Setting a spinnaker can be a hairy proposition at best. At worst it is an escalating disaster. Ideally, the sail is hoisted in stops (i.e., neatly bundled together like a string of sausages), with one corner attached to the pole, another to a line (the sheet) which, when yanked, opens the sail to the wind. As disjointed as beginners on a tandem bike, the pupils helped raise the pole, the spinnaker snaked aloft, the sheet was tugged and—surprise!—the sail burst out round and light as a bubble. Then began a question-and-answer period. "Gordon, do you think the spinnaker is setting properly?" asked Corkett. Murphy said he thought it was. Bill Kimball said he thought the pole ought to be eased forward. Then he changed his mind and said he thought it looked all right. Dotty prudently fussed with a line, safely—or so she thought—out of Corkett's sight. But Corkett is a teacher who believes in total class participation. "Dotty," he said, "if we had to head up 20° what would we do with the spinnaker pole?" Dotty blushed and allowed as how she didn't know. Corkett explained gently that the pole would go forward to keep the wind blowing squarely into the spinnaker. Dotty nodded.
If setting a spinnaker is difficult, jibing one is even more so. This is the process of bringing the big sail from one side of the boat to the other to match a change in the direction of the wind. If there is too little wind during the maneuver the sail collapses and snags on heretofore invisible projections as the spinnaker sways from port to starboard. If there is too much wind the crew finds itself wrestling a heavy-muscled wraith. This day the wind was light. Nevertheless Corkett and Edler guided the class through a passable, but not sharp, jibe. They jibed again, and then again and again, first end-for-end jibes as they do on small boats, then dip jibes as they make them on 12-meters and ocean racers. After five or more jibes, the four pupils instinctively began to grab for the right line and call it by the right name. "Good," said Captain Bligh Corkett at last, and the crew looked as happy as kids who have learned to spell C-A-T. They chattered merrily together as they dumped the spinnaker and reset the genoa for another pull to windward, then Corkett dropped a bomb. "Next leg," he said, "you will put the spinnaker up all by yourselves. Vern and I won't say a word unless you do something terrible." At that the teacher became the youth he really is. "I talk too much," he grinned. "I think I'll just jump overboard."
"Where," said Dotty Kimball, "are the life preservers?"
The big boat reached the end of her beat, came about for the run back to Newport, and the class resumed its practice, shakily at first, then with surging confidence. "Let's go there," commanded Dotty, who was in charge of the first spinnaker setting. "Who's on the foreguy?"
"You want me to handle all these?" replied her husband, his hands dripping with lines. Dotty took the foreguy herself. The spinnaker slithered smoothly up and filled flawlessly. "Who did you put on the foreguy?" asked her husband a second later. "Me," said Dotty. "What's wrong?" "Oh, nothing much," said Bill with the air of an expert. "It was slack there for 10 seconds, is all."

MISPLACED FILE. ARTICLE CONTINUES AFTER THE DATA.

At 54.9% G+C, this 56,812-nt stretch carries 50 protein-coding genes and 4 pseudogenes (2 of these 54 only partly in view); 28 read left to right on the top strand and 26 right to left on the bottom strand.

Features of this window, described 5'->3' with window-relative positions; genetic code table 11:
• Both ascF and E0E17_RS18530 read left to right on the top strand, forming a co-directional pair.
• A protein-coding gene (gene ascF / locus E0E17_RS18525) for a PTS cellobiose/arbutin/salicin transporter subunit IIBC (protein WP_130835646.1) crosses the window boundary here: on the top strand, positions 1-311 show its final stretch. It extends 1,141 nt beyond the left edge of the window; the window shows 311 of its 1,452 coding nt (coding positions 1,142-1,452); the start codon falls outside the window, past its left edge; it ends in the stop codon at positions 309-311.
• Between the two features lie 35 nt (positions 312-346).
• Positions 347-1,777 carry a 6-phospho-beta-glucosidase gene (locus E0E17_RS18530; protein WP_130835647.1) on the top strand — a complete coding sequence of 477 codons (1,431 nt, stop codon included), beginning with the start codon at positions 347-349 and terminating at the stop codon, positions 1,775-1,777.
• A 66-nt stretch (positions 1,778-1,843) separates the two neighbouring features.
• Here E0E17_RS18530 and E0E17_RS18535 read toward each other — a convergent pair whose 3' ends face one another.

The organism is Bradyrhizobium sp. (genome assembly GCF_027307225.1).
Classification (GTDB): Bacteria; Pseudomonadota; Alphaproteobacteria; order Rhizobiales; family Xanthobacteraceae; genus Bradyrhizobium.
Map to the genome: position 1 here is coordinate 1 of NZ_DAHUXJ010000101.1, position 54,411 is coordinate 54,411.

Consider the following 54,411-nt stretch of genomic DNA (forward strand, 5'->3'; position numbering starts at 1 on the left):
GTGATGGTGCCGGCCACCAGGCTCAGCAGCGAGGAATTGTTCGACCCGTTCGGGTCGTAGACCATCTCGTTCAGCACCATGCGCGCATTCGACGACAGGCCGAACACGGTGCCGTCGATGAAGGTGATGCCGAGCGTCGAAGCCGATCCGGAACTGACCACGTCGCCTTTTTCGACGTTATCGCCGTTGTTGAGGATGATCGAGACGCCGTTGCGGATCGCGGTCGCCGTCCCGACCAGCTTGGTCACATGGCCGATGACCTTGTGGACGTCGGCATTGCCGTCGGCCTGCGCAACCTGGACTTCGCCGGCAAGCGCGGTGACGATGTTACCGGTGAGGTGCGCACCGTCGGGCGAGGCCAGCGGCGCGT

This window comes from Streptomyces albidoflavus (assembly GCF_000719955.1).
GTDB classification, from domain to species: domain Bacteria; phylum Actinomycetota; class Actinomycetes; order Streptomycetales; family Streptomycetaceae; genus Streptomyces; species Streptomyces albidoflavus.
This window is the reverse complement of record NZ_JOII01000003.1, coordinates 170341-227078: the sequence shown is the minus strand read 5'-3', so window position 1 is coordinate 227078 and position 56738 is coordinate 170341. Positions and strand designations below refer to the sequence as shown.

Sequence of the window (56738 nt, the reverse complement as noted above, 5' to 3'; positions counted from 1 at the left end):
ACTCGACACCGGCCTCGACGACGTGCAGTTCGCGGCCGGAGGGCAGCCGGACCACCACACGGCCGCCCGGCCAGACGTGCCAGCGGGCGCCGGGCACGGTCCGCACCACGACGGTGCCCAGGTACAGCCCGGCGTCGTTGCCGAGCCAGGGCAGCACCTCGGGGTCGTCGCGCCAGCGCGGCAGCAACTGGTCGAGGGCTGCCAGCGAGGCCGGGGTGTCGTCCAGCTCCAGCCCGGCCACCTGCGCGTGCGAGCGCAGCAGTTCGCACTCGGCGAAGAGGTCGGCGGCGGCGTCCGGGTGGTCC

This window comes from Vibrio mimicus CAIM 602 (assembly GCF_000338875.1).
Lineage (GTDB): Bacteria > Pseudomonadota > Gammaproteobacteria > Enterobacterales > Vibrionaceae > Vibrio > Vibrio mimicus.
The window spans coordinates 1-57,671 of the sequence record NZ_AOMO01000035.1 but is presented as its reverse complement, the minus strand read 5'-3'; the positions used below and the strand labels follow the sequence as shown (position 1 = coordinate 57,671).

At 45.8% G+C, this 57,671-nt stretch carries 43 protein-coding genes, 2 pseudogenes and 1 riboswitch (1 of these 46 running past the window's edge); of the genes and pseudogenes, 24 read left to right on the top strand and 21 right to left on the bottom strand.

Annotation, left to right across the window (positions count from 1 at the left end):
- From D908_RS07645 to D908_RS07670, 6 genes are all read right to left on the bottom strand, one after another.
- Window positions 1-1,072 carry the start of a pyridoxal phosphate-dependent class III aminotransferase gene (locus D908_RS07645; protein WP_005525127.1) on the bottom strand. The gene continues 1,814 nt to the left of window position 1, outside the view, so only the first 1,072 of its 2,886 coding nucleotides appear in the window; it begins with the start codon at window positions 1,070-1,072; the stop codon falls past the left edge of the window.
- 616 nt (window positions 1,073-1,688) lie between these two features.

Judging by the banter, anyone would have thought he was on a boat racing to Bermuda instead of a school ship, but the skipper of an ocean racer would have had a mutiny on his hands if he had ordered his crew to jibe as many times as the crew of the Cal-40 did. There was another marked difference: the absence of profanity. "It's like the new Army," said Dr. Sibley.
Back in Newport at the end of the lesson, the sailors piled ashore with a new swing in their legs that looked suspiciously like a swagger. They talked like Transpac veterans about sheets and guys and downhauls, and kidded one another's incompetence. It is true, of course, that no sailing school can cram years of experience into a few hours on the water, but Ardell has given its 1,500-odd pupils confidence to make up the lack. Their coaching is so thorough that they have never lost a pupil or a boat. It would be nice to report that an Ardell graduate had won a Bermuda Race or a Star class championship or was slated to defend the America's Cup in 1967. None has yet achieved such eminence, but virtually all have become dedicated sailors.
Applications flow in from San Francisco, El Paso, Milwaukee, Chicago, Kalamazoo, Richmond, New York and points east at a steady 250 to 300 a month, from as far afield as Borneo and Vietnam. A man with a seat on the New York Stock Exchange recently flew into Newport for a brushup in Ocean Sailing. A Texan saw the school's ad in Hong Kong and applied for admission. Jane Russell was once a student, as was Gower Champion. A businessman from La Jolla was so carried away by sailing that he redecorated his office to look like a boat. And a student named Wheeler ordered a 50-foot boat for himself before he even finished his first course.
Despite the skepticism of the old salts, Cadwalader seems to be proving at Ardell that there is more than one way to learn how to sail. After all, not everyone can get himself born in a bosun's chair. And as Cadwalader himself says, "Even if you never sail again, learning how is great therapy."